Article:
# The interval determined by absolute value inequality $|1-2x| < |1+x|$

I'm working on a series convergence problem and am stuck on this part:

The series converges when $|1-2x| < |1+x|$.

How can I proceed from here to pick the values of $x$ that satisfy this inequality? I tried using the triangle inequalities, but it wasn't helpful and gave silly upper bounds.

• Draw the functions $x \mapsto |1+x|$ and $x \mapsto |1-2x|$. Commented Dec 30, 2014 at 4:13
• i see that you are back now.
– abel
Commented Dec 30, 2014 at 4:15
• yes, @abel :) trying to move a little faster, though, since the exams are coming up soon.. Commented Dec 30, 2014 at 4:19

Note that $$|1-2x|\lt |1+x| \quad\text{if and only if}\quad (1-2x)^2\lt (1+x)^2.$$ If we expand, the inequality on the right turns out to be equivalent to $$3x^2-6x\lt 0.$$ This inequality holds precisely if $x$ is (strictly) between the two roots of $3x^2-6x=0$. So the inequality holds whenever $0\lt x\lt 2$.

• Agree with @edwardjiang - very cool solution :) Commented Dec 30, 2014 at 10:58
• Thanks so much, @andrenicolas - have a great night. Commented Dec 30, 2014 at 10:59
• You are welcome. Commented Dec 30, 2014 at 15:27

Suppose, $x\leq 0$. Then $1-2x>0$, $|1-2x|=1-2x$.
$1-2x < |1+x|$ means that either $$1+x>1-2x$$ or $$1+x<2x-1.$$ And it could be simplified to $$3x>0$$ or $$x>2,$$ which is not true for $x\leq 0$.

Suppose $x>0$. Then $1+x>0$, $|1+x|=1+x$.
$|1-2x| < 1+x$ means that $$-1-x<1-2x<1+x,$$ which is equal to $$-2<-x<2x.$$ $-x<2x$ is obviously true for all $x>0$, but $-2<-x$ means $x<2$.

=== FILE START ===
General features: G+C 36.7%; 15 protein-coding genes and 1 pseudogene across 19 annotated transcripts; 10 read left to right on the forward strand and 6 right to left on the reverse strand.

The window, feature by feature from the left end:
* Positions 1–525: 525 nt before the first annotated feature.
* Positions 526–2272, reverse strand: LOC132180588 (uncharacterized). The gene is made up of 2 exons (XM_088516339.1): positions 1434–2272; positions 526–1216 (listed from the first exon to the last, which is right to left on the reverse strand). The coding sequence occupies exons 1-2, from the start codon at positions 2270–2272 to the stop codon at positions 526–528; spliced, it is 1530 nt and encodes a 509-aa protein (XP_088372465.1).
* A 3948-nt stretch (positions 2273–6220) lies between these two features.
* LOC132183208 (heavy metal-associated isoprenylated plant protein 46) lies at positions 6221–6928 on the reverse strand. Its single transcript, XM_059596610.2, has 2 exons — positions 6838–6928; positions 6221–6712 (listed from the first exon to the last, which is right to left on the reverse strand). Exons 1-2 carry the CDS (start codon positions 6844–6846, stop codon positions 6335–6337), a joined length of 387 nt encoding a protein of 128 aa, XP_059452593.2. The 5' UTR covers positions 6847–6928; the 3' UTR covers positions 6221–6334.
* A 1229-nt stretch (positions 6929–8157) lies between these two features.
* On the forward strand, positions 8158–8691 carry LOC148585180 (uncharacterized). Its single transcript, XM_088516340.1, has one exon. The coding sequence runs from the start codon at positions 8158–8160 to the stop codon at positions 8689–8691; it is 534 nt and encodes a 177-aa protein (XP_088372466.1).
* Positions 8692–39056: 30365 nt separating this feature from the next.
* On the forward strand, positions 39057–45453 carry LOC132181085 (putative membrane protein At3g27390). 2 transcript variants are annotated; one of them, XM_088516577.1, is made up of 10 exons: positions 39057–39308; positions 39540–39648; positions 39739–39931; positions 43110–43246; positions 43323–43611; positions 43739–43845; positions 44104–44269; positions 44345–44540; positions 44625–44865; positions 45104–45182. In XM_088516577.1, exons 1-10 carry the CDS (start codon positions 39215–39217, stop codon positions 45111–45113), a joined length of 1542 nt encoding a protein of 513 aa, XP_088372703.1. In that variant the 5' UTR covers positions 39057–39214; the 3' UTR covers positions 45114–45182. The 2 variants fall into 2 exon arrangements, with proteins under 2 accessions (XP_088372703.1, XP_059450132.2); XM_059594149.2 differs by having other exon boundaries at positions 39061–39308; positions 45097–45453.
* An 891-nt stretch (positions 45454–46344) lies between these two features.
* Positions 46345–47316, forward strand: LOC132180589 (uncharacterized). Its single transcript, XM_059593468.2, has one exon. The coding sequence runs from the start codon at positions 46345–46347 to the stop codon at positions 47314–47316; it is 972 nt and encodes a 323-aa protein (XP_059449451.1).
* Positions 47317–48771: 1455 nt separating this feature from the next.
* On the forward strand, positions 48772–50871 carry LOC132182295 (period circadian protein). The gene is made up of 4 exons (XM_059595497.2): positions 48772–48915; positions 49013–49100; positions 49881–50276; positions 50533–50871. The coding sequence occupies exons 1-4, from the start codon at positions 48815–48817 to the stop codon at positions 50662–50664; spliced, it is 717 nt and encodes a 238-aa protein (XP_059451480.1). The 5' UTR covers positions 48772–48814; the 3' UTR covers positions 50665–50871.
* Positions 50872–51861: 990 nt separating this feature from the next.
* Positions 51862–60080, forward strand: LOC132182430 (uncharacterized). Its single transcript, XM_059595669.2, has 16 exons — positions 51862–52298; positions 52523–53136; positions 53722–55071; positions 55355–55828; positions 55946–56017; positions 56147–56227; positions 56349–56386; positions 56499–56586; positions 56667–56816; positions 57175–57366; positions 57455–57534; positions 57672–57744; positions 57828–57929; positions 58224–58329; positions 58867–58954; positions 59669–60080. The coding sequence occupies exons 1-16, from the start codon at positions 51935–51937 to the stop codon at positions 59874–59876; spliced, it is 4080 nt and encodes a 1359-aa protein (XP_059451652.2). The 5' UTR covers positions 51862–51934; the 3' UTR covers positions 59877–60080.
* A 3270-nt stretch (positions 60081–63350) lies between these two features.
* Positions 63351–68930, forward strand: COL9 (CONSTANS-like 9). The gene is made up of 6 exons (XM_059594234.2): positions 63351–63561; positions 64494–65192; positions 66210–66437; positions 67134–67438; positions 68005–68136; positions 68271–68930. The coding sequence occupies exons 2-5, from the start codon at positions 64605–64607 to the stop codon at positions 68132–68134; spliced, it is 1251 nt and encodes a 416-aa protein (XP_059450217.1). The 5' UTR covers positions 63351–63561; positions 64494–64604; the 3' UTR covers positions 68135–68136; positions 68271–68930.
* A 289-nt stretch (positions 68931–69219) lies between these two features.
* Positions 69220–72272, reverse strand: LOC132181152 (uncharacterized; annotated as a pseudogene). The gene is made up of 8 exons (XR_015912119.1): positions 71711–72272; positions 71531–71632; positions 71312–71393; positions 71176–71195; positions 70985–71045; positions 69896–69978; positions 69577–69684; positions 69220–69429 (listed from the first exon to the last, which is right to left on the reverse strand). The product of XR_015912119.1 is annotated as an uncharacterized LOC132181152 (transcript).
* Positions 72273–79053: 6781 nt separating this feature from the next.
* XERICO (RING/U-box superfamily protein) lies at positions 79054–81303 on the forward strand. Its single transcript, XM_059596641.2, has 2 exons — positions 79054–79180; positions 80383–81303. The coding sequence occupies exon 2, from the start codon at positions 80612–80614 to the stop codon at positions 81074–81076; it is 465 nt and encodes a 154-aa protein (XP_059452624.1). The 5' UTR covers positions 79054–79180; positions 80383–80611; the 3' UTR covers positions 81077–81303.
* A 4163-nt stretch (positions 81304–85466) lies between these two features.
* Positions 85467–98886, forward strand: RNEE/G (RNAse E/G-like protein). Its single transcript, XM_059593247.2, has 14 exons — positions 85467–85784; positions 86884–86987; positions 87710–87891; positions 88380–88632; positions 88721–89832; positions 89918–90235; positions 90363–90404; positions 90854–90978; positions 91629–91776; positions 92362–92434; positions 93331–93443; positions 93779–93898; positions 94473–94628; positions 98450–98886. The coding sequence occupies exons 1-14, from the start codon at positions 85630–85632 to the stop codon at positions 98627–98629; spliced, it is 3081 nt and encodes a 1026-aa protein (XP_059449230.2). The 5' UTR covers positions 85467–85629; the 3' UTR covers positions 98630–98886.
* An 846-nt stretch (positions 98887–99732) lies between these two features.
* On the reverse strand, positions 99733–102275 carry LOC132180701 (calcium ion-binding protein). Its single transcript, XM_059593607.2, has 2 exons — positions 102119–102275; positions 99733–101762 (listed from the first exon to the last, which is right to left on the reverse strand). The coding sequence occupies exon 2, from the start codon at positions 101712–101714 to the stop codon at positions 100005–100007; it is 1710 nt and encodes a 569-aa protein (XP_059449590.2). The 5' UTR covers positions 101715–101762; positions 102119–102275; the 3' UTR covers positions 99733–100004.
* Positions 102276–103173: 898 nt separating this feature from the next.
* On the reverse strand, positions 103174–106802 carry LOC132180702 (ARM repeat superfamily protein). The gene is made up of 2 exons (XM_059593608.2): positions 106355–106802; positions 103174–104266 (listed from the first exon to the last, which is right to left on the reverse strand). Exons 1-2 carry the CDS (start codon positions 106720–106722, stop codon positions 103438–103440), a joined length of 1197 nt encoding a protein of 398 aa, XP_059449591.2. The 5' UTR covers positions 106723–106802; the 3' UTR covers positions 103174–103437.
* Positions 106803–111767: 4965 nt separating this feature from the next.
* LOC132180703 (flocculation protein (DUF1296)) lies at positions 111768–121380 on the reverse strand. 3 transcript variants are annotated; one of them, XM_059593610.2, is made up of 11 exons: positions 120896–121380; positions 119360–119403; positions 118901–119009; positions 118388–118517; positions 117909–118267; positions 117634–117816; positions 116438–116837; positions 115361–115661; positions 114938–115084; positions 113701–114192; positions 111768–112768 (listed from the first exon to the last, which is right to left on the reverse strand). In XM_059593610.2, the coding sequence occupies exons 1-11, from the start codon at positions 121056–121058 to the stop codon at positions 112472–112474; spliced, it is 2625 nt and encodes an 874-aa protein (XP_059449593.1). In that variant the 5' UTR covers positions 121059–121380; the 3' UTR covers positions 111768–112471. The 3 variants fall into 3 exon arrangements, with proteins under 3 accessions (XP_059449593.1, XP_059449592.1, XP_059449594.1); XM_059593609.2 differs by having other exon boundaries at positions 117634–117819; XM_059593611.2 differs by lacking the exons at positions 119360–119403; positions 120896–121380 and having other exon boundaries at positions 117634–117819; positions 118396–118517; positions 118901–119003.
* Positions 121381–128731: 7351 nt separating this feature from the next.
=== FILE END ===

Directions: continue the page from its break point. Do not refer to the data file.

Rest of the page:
So, $0<x<2$.

Edit: Corrected a mistake (turned a $4$ part solution into a $2$ part one). I apologize for the error.

The standard way would be to just consider all cases. That is, $$1-2x<1+x$$ $$2x-1<1+x$$ This will give a $2$-part solution to the inequality.

$0<x<2$

• I was actually working on the 4-part solution and thought it would be good to do it the "long way" but found some contradictions. I see your edited answer, @EdwardJiang -- how come we don't have to consider the other value, -1-x? Since, by definition, |1+x| = (1+x) when this number is positive, and equal to -(1+x), when the number (1+x) is negative. Is there a canceling effect since 1-2x is also in absolute value? Commented Dec 30, 2014 at 4:39
• It's because having $1-2x<1+x$ is the same as having $2x-1>-x-1$, which is obviously in contradiction with $2x-1<-x-1$. Commented Dec 30, 2014 at 4:49
• Ok got it - thanks @edwardjiang :) Commented Dec 30, 2014 at 11:15

I find drawing the graphs to be the quickest.

If I have had a few glasses of wine, or the computation has some life threatening possibilities, I do the following:

If you look at the quantities in the absolute values it will be clear that the two points of 'interest' are $-1, {1 \over 2}$.

If $x \in(-\infty,-1]$, we have $1-2x < -1-x$, or $2 < x$, so no solutions here.

If $x \in (-1,{1 \over 2}]$, we have $1-2x < 1+x$, or $0 < x$, so the solutions here are $(0, {1 \over 2}]$.

Otherwise, we have $2x-1 < 1+x$, or $x<2$, so the solutions here are $({1 \over 2}, 2)$.

Combining gives $(0,2)$.

• Ok, thanks so much @copper.hat :) Commented Dec 30, 2014 at 11:27